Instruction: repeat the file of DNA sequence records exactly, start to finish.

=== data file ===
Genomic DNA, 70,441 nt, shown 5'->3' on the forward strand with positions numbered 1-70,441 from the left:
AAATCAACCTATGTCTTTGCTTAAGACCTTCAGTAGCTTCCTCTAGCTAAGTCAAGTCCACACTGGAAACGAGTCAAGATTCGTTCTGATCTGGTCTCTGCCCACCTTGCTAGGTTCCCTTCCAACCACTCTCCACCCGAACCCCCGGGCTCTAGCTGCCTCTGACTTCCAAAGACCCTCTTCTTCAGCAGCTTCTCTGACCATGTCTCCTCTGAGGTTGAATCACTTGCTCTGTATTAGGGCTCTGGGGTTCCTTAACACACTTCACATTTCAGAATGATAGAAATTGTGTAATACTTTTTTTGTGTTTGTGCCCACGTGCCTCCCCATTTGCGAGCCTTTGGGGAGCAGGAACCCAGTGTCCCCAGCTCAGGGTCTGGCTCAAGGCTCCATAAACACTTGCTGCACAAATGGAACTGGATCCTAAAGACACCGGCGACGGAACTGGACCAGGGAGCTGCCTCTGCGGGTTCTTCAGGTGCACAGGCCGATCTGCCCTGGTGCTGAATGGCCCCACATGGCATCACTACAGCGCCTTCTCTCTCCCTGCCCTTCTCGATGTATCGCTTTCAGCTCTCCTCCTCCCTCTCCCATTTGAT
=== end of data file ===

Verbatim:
Genomic DNA, 70,441 nt, shown 5'->3' on the forward strand with positions numbered 1-70,441 from the left:
AAATCAACCTATGTCTTTGCTTAAGACCTTCAGTAGCTTCCTCTAGCTAAGTCAAGTCCACACTGGAAACGAGTCAAGATTCGTTCTGATCTGGTCTCTGCCCACCTTGCTAGGTTCCCTTCCAACCACTCTCCACCCGAACCCCCGGGCTCTAGCTGCCTCTGACTTCCAAAGACCCTCTTCTTCAGCAGCTTCTCTGACCATGTCTCCTCTGAGGTTGAATCACTTGCTCTGTATTAGGGCTCTGGGGTTCCTTAACACACTTCACATTTCAGAATGATAGAAATTGTGTAATACTTTTTTTGTGTTTGTGCCCACGTGCCTCCCCATTTGCGAGCCTTTGGGGAGCAGGAACCCAGTGTCCCCAGCTCAGGGTCTGGCTCAAGGCTCCATAAACACTTGCTGCACAAATGGAACTGGATCCTAAAGACACCGGCGACGGAACTGGACCAGGGAGCTGCCTCTGCGGGTTCTTCAGGTGCACAGGCCGATCTGCCCTGGTGCTGAATGGCCCCACATGGCATCACTACAGCGCCTTCTCTCTCCCTGCCCTTCTCGATGTATCGCTTTCAGCTCTCCTCCTCCCTCTCCCATTTGAT